Colorectal cancer in the very young: a comparative study of tumor markers, pathology and survival in early onset and adult onset patients

S.A. Khan, Melinda Morris, K. Idrees, M.I. Gimbel, S. Rosenberg, Z. Zeng, F. Li, G. Gan, J. Shia, M.P. Laquaglia, P.B. Paty

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    © 2016Introduction Colorectal cancer (CRC) diagnosed before age 30 years is a fatal disease whose biology remains poorly understood. To understand its pathogenesis, we compared molecular and clinical data in surgically treated early-age onset and adult onset patients. Materials and Methods Clinical data and tumor tissue were collected retrospectively for 94 patients with early-age onset CRC (age = 30 years) and compared to 275 adult CRC patients (age = 50 years). Tumor morphology, microsatellite instability (MSI) and stability (MSS), KRAS and BRAF mutations, and mismatch repair (MMR) expression (MSH2, MLH1, MSH6, PMS2) were assessed. Results Early-age CRC was distinguished from adult CRC by advanced stage presentation (P <0.001), frequent high grade cancers (P <0.001), and poor prognosis (P <0.001). MSI was associated with favorable survival and MMR loss in both groups. Compared to adults, MSI in early-onset CRC was more prevalent (P <0.01), not tightly linked to MLH1/PMS2 loss, and never associated with BRAFV600E mutations (P <0.01). MSS/BRAFV600E genotype had poor prognosis and was more prevalent in early-age CRC (9% vs. 3%). Discussion Specific genetic subtypes are found at different frequencies in early-age onset and adult onset CRC. Complete absence of the indolent MSI/BRAFV600E genotype and enrichment in the unfavorable MSS/BRAFV600E genotype help explain the poor prognosis of early onset CRC.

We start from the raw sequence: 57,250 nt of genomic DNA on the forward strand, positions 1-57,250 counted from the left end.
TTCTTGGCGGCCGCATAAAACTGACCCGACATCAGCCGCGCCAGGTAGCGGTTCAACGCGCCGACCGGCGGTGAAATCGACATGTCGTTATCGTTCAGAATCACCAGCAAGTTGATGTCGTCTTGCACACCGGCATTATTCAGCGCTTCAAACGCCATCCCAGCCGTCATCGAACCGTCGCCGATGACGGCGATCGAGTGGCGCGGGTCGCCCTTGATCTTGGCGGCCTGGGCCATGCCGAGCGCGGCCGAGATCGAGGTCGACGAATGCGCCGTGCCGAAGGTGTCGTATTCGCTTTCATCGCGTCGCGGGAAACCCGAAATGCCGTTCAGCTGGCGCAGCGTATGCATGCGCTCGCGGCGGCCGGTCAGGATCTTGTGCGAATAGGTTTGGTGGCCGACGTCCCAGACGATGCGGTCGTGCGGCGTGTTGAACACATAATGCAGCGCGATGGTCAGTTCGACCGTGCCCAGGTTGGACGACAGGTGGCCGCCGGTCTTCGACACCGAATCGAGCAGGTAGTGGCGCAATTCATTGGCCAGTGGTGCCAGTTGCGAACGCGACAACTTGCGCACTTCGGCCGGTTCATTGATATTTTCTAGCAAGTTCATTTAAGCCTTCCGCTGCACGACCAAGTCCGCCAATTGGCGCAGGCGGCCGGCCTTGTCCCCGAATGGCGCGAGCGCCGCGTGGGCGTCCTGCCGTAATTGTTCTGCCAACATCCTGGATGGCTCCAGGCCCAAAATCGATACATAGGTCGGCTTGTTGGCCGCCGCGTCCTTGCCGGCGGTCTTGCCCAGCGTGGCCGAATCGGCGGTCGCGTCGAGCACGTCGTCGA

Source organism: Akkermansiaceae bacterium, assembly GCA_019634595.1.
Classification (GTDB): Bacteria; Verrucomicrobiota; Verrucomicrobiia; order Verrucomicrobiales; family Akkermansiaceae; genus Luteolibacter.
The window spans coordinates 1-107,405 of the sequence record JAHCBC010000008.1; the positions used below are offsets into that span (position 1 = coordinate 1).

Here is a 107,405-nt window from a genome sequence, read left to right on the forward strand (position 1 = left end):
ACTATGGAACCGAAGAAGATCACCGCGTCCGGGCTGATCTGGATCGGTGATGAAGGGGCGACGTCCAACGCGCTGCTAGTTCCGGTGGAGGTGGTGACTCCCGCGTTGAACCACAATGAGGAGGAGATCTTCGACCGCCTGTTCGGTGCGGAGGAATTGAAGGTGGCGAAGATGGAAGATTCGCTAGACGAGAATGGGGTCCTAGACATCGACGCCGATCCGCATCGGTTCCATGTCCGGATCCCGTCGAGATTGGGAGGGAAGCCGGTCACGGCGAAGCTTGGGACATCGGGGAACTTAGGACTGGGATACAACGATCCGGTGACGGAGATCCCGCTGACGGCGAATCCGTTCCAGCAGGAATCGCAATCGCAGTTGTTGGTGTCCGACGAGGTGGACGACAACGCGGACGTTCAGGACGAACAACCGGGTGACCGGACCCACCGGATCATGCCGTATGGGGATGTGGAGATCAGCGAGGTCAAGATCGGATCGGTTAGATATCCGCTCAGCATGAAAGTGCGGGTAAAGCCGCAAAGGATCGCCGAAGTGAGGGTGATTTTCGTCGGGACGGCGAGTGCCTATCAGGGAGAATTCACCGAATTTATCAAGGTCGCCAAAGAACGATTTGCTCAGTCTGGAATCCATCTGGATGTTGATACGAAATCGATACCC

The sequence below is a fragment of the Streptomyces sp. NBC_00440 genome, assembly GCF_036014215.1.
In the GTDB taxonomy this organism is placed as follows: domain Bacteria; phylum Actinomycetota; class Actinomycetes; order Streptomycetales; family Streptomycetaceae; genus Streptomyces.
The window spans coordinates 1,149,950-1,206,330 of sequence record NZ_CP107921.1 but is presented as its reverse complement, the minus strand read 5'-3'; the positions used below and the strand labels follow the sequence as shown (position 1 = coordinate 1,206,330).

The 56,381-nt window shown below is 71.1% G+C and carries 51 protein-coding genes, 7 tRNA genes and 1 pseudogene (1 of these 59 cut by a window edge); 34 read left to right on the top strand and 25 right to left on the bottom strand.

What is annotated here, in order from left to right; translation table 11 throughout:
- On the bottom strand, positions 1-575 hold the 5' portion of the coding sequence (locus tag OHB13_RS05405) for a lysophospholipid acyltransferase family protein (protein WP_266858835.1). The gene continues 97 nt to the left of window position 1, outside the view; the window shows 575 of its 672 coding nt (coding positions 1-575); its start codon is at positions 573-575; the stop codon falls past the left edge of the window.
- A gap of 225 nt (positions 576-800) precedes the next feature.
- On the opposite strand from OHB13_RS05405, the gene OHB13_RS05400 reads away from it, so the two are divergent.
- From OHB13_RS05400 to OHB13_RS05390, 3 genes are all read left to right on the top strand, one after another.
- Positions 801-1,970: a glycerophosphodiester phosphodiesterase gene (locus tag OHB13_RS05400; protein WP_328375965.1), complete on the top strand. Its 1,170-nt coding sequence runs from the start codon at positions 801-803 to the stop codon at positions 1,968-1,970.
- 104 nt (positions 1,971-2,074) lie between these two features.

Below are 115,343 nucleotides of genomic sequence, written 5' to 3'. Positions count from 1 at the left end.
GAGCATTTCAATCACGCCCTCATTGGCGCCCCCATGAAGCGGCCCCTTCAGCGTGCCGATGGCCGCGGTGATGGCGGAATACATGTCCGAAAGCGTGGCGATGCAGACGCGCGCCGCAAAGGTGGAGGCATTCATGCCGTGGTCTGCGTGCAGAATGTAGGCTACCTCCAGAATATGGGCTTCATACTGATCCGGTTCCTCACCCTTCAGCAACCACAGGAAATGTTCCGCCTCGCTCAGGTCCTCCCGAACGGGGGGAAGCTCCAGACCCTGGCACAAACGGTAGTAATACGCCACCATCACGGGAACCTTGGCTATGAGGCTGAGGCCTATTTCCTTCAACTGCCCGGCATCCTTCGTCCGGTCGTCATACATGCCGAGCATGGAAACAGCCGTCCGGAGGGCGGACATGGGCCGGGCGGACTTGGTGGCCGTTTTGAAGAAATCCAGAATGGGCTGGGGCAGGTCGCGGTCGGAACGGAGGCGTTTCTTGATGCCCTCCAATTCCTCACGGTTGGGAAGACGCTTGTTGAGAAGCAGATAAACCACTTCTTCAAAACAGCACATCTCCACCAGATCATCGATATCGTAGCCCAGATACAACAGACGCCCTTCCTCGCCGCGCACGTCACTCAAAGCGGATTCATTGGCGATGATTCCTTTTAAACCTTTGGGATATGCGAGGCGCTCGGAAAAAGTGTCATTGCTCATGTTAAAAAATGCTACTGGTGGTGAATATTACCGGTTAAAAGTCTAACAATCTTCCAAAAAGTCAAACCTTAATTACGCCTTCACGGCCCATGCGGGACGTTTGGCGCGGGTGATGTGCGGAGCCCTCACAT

Original languageEnglish
    Pages (from-to)1812-1817
    JournalJournal of Pediatric Surgery
    Issue number11
    Publication statusPublished - 2016


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